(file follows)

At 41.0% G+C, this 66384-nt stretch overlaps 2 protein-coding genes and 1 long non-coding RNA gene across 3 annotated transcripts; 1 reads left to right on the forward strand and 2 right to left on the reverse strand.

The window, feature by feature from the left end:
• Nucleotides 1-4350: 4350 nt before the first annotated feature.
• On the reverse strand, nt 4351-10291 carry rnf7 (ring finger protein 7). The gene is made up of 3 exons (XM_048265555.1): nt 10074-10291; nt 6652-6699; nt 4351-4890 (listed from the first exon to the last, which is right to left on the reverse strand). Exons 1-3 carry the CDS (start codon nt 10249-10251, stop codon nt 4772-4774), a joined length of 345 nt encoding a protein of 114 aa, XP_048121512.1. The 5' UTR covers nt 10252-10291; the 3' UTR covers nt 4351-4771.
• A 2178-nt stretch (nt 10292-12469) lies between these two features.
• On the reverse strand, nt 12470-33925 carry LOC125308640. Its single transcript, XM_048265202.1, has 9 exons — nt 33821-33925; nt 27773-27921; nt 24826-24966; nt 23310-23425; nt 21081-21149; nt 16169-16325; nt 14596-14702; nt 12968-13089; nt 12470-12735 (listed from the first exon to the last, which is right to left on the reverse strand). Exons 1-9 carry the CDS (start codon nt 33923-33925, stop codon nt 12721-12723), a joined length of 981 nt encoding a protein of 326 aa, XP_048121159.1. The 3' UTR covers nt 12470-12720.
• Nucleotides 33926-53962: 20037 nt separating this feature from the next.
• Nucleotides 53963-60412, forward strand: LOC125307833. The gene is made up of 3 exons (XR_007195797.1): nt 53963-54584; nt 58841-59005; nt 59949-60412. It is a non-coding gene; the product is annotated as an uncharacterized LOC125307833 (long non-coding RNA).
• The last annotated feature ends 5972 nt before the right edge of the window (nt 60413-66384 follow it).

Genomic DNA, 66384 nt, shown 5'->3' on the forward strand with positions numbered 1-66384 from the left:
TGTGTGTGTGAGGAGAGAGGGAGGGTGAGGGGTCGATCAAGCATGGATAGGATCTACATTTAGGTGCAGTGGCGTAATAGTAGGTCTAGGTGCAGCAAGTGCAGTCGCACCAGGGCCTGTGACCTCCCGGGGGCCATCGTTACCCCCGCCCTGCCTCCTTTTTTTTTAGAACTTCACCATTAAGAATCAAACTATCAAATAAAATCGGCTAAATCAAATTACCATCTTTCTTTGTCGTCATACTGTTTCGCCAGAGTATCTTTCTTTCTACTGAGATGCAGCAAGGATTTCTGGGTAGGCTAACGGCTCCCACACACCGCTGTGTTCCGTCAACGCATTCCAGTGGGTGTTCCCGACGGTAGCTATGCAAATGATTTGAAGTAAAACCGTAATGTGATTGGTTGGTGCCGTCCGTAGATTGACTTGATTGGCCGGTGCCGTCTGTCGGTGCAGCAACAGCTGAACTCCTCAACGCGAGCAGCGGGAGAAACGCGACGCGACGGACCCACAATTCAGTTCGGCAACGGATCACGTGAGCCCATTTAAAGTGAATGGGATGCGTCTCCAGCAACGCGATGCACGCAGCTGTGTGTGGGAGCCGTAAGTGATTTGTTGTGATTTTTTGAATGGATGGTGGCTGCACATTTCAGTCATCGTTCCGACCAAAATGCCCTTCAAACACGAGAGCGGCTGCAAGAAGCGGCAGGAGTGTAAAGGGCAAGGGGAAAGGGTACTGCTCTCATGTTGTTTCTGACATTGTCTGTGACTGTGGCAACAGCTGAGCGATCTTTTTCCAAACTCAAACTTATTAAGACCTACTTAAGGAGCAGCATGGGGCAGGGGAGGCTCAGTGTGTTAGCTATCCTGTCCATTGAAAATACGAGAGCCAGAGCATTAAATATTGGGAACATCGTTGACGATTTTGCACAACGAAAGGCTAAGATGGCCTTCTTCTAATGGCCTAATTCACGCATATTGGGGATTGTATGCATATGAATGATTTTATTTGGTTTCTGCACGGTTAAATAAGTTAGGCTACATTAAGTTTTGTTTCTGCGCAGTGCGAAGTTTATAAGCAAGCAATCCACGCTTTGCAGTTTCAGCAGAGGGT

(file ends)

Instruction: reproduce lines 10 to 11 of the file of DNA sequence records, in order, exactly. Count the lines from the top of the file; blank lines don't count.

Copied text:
Genomic DNA, 66384 nt, shown 5'->3' on the forward strand with positions numbered 1-66384 from the left:
TGTGTGTGTGAGGAGAGAGGGAGGGTGAGGGGTCGATCAAGCATGGATAGGATCTACATTTAGGTGCAGTGGCGTAATAGTAGGTCTAGGTGCAGCAAGTGCAGTCGCACCAGGGCCTGTGACCTCCCGGGGGCCATCGTTACCCCCGCCCTGCCTCCTTTTTTTTTAGAACTTCACCATTAAGAATCAAACTATCAAATAAAATCGGCTAAATCAAATTACCATCTTTCTTTGTCGTCATACTGTTTCGCCAGAGTATCTTTCTTTCTACTGAGATGCAGCAAGGATTTCTGGGTAGGCTAACGGCTCCCACACACCGCTGTGTTCCGTCAACGCATTCCAGTGGGTGTTCCCGACGGTAGCTATGCAAATGATTTGAAGTAAAACCGTAATGTGATTGGTTGGTGCCGTCCGTAGATTGACTTGATTGGCCGGTGCCGTCTGTCGGTGCAGCAACAGCTGAACTCCTCAACGCGAGCAGCGGGAGAAACGCGACGCGACGGACCCACAATTCAGTTCGGCAACGGATCACGTGAGCCCATTTAAAGTGAATGGGATGCGTCTCCAGCAACGCGATGCACGCAGCTGTGTGTGGGAGCCGTAAGTGATTTGTTGTGATTTTTTGAATGGATGGTGGCTGCACATTTCAGTCATCGTTCCGACCAAAATGCCCTTCAAACACGAGAGCGGCTGCAAGAAGCGGCAGGAGTGTAAAGGGCAAGGGGAAAGGGTACTGCTCTCATGTTGTTTCTGACATTGTCTGTGACTGTGGCAACAGCTGAGCGATCTTTTTCCAAACTCAAACTTATTAAGACCTACTTAAGGAGCAGCATGGGGCAGGGGAGGCTCAGTGTGTTAGCTATCCTGTCCATTGAAAATACGAGAGCCAGAGCATTAAATATTGGGAACATCGTTGACGATTTTGCACAACGAAAGGCTAAGATGGCCTTCTTCTAATGGCCTAATTCACGCATATTGGGGATTGTATGCATATGAATGATTTTATTTGGTTTCTGCACGGTTAAATAAGTTAGGCTACATTAAGTTTTGTTTCTGCGCAGTGCGAAGTTTATAAGCAAGCAATCCACGCTTTGCAGTTTCAGCAGAGGGT